But thousands of these chests have survived. And I would argue that it is actually because of the nails that these pieces are so robust. A six-board chest that was dovetailed together would actually be weaker.
Next comes the ornament. I argue that most furniture has some ornament – even a simple bevel on a tabletop or a quirk between the base and top – is ornament. A tapered leg on a table is ornament. Six-board chests, for example, usually have two points of ornament: a cutout on the end pieces that turns a slab into two legs, and perhaps a simple moulding or two. These pieces aren’t devoid of ornament, they just use it with restraint.
And finally, the finish. Furniture that is designed for use and not for show should have a finish that is simple, easy to apply, easy to repair and durable. That is why so many of these pieces were painted. So we’ll discuss paint at some length, but we’ll also discuss how to make your own film finish from inexpensive materials (it’s as easy as making a shaken martini).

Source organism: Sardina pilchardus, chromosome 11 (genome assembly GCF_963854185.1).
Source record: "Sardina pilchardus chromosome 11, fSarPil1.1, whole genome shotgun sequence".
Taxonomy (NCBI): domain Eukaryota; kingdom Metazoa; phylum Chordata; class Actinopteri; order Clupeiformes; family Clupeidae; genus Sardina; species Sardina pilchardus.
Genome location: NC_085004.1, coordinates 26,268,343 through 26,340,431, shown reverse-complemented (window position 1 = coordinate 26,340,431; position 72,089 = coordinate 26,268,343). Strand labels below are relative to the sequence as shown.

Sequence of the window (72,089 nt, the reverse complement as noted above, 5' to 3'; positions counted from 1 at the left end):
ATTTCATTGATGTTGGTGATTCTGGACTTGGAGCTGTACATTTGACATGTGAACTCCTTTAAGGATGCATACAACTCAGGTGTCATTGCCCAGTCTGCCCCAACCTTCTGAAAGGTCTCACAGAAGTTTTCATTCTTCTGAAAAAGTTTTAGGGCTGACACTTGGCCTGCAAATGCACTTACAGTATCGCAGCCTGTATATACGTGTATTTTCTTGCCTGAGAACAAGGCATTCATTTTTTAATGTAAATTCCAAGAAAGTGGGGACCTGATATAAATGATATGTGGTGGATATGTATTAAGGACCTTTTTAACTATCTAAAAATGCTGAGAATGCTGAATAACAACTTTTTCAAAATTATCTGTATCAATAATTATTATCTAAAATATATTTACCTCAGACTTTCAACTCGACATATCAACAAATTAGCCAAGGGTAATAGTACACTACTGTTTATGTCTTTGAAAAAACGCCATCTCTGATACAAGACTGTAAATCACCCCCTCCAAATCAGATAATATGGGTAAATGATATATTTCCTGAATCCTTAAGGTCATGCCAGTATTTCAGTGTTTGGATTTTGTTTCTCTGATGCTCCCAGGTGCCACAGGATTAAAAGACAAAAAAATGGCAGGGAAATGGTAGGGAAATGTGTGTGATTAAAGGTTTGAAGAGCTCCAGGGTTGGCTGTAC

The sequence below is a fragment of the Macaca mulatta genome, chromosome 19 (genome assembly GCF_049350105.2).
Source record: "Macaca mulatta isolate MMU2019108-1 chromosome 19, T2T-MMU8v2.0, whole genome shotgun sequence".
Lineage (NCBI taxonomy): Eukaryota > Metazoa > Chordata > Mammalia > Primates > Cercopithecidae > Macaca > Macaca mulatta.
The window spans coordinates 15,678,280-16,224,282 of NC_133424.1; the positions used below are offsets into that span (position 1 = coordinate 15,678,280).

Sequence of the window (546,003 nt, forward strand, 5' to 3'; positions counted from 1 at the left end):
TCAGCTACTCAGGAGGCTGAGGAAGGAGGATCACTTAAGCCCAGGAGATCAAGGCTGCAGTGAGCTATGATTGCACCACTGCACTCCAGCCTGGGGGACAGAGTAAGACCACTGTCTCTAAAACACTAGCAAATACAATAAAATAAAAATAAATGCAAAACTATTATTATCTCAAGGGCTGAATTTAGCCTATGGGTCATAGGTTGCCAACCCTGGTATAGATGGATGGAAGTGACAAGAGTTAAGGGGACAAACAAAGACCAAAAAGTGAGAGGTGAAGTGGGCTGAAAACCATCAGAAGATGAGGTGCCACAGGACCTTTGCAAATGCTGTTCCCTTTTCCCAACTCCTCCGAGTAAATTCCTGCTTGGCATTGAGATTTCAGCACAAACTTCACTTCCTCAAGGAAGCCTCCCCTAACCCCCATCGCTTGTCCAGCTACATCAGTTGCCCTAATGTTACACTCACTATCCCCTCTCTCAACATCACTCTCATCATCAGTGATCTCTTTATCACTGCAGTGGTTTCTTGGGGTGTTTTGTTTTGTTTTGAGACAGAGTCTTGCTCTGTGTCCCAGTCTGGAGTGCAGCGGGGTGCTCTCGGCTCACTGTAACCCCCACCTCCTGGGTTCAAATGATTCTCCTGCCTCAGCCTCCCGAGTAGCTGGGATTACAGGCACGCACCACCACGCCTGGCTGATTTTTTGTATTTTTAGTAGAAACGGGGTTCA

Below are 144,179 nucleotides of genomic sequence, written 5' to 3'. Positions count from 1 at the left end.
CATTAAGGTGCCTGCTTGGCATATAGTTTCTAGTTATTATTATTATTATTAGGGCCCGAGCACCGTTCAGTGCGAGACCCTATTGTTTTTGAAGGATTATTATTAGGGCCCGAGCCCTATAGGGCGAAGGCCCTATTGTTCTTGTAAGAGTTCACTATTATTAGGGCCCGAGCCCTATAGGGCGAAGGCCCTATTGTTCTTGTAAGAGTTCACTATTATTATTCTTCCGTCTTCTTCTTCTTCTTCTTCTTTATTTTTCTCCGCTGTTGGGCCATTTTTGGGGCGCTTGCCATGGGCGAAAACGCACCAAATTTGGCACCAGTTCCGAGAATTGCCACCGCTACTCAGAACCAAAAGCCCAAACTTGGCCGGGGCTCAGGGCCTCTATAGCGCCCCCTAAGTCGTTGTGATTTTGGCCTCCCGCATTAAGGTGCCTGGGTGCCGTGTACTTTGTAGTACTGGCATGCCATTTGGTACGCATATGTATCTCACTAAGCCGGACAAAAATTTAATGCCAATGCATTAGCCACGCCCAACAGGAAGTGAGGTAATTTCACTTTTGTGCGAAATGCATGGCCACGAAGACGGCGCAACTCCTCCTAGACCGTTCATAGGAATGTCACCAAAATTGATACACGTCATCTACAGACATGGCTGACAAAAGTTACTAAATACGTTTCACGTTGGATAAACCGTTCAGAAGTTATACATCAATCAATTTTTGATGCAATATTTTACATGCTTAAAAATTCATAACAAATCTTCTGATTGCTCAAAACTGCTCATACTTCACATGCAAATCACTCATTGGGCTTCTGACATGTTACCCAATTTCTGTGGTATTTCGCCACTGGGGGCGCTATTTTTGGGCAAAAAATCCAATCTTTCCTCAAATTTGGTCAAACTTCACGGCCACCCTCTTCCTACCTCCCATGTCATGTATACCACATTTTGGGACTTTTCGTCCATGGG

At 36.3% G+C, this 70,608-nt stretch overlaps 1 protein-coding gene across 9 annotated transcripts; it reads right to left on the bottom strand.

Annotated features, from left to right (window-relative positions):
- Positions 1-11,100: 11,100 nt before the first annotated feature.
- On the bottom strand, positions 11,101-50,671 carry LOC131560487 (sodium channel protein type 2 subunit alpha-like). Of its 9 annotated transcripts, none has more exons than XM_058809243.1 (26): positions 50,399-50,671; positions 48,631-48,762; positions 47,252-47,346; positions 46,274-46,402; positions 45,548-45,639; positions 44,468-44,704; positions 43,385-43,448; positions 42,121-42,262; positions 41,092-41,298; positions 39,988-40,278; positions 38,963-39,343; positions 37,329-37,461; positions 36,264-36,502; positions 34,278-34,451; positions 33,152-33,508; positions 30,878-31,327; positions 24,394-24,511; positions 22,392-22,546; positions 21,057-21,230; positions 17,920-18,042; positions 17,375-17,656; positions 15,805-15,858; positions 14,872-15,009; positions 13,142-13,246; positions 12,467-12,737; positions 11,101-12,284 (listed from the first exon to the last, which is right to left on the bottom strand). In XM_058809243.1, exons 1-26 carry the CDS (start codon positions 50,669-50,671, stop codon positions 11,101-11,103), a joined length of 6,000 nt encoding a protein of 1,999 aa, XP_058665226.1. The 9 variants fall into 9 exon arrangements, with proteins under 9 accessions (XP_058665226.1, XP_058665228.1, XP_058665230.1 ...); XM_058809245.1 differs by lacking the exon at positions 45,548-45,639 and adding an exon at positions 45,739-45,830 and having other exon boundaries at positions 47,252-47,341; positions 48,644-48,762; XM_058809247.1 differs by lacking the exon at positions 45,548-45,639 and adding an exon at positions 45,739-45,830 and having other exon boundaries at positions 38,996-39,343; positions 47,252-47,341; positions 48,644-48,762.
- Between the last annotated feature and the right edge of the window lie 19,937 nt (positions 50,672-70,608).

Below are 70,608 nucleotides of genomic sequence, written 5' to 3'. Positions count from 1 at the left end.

Before we get down to business, I want to make an apology. This book encompasses pieces from the Western world only – mostly North American and English. I’ve done some research on these same forms in Europe, but it is not extensive. The Eastern world and its furniture forms are still a mystery to me.
So this book is about the furniture of necessity as seen from the Western world. And it begins in my sister’s room with her Barbie collection.